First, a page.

According to the Bournemouth Beach Huts Association, there are some 20,000 private beach huts in the UK and, despite their limited size and lack of home facilities, they have become icons of the British seaside resort.
Many beach huts were former fishermen’s huts, boatsheds or converted Georgian or Victorian bathing machines, which looked like beach huts on wheels. Some of the earliest purpose-built municipal beach huts in the UK were erected on either side of Bournemouth Pier in 1909. These beach ‘bungalows’ were designed and built by Frederick Percy Dolamore, the town’s chief assistant borough engineer and surveyor. Displayed on beach bungalow 2359 (which is a fair size: seven feet by seven), is a plaque celebrating Bournemouth as the home of the beach hut.
Beach huts in the Bournemouth, Christchurch and Poole (BCP) area are as popular as ever, with waiting lists for all areas and many fully booked during the summer season. Even though they are loved by all, it seems the Conservative council leadership team want to sell them: and to sell them to themselves.
So, what does this actually mean? How can the council sell an asset to itself?
First, what exactly are they selling? Data supplied by BCP council, in response to a Freedom of Information request in March 2022, shows that there are currently 3,335 beach huts in the area. This figure does not include many of the newer, more upmarket varieties, like pods, super-huts and beach lodges, nor the ones with which BCP council have no involvement (for example, those on private land), across the whole of our coastal region from Christchurch to Poole.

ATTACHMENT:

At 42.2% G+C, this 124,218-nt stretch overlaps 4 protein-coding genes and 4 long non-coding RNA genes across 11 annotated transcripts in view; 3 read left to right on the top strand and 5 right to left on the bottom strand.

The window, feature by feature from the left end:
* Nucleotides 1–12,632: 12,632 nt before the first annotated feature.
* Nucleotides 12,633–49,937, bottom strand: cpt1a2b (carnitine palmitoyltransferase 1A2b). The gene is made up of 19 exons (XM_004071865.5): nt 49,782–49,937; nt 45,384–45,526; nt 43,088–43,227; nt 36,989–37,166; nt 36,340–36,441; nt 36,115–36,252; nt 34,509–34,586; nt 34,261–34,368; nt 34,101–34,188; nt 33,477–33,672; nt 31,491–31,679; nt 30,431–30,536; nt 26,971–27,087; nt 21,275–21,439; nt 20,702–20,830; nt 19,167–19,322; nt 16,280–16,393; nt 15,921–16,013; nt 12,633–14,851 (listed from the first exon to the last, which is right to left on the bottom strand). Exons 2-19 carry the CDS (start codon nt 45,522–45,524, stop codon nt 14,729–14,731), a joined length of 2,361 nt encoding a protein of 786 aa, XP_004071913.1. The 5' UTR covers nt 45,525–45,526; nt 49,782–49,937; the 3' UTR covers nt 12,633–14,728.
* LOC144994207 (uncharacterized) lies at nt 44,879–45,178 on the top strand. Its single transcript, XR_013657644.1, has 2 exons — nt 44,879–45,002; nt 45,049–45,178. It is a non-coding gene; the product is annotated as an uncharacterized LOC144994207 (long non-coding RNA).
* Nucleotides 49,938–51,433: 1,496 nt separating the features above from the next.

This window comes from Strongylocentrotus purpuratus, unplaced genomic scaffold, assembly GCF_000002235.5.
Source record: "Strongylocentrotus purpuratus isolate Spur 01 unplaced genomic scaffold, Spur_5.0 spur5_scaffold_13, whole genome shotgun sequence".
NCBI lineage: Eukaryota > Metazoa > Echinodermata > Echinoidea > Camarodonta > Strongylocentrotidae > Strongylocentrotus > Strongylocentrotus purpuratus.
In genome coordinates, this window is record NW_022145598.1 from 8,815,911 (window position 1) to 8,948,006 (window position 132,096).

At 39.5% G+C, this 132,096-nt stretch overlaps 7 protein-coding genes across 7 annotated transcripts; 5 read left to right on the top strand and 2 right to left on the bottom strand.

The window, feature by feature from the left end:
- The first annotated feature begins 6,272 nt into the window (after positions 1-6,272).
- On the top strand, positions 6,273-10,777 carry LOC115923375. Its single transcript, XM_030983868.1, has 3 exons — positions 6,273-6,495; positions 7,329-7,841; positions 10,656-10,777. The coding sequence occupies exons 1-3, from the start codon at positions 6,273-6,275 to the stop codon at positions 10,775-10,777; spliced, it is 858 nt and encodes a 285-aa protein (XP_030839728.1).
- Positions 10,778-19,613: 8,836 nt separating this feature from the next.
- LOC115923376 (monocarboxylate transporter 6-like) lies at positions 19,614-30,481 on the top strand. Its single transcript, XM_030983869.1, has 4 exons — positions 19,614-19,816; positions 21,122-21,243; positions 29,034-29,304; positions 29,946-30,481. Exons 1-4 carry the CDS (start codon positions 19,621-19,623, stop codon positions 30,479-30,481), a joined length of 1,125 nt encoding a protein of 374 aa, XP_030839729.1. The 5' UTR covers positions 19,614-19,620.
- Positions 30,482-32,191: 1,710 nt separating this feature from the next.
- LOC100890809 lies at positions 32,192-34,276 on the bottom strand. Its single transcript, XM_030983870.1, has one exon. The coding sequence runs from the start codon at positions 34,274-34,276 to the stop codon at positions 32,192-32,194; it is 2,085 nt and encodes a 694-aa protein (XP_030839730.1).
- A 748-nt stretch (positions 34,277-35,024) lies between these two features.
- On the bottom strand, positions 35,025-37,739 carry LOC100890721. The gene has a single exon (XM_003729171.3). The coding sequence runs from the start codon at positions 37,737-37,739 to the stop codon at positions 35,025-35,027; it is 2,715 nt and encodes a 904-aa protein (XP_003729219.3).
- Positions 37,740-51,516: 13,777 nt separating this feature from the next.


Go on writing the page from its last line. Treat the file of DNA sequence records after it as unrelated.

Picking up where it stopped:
Second, what kind of deal is proposed? Well, it’s making use of the government’s Flexible Use of Capital Receipts (FUCR) legislation. The council leaders don’t like to call it an asset sale or fire sale. Instead, it is referred to as ‘leveraging’ – it’s a form of mortgaging, to the likes of you and me. The aim is to set up a new body – a Special Purchase Vehicle Fund (SPV). This would be a completely separate legal entity from the council, yet wholly owned by it. Initially, the directors of this new company would be the leader and deputy leader of the council: Drew Mellor and Phil Broadhead. The SPV will keep any future rental or lease income for at least 20 years, although to comply with FUCR these funds must be used on projects that either produce long term savings for the council, or reduce the costs of service delivery.
For how much are the beach huts being sold?
Two figures are being suggested – £50m or £54m. You could argue that the different valuations are based on different opinions, like the value of a house, for example. Or perhaps the difference of £4m is accounted for by the fee paid to get the SPV structure set up and fees transferred over. Drew Mellor stated in a Cabinet meeting (9 February 2022, at 1:28) that the sum would be £50m, less fees, and the phrase ‘less fees’ is repeated several times. No one knows for sure what this fee is, although rumours are anything from one to three per cent – a nice little earner for someone.
BCP council has confirmed that the two-year revenue on its stock of beach huts was almost £10.7m in 2019-2021. Even if we deduct half a million pounds per year for service costs, that’s still almost £5m revenue every year, and this amount would be expected to increase over the years. So, over 20 years the expected profit is more than £100m. Yet the Conservative leaders of BCP want to sell the council’s interest in this source of revenue for £50m?
Why do this? Well, it seems the BCP Conservative leadership is facing serious financial problems. The council has already borrowed £487m, with an agreed debt ceiling of £855m, but this month we heard that it plans to increase that debt ceiling to a whopping £1.334bn.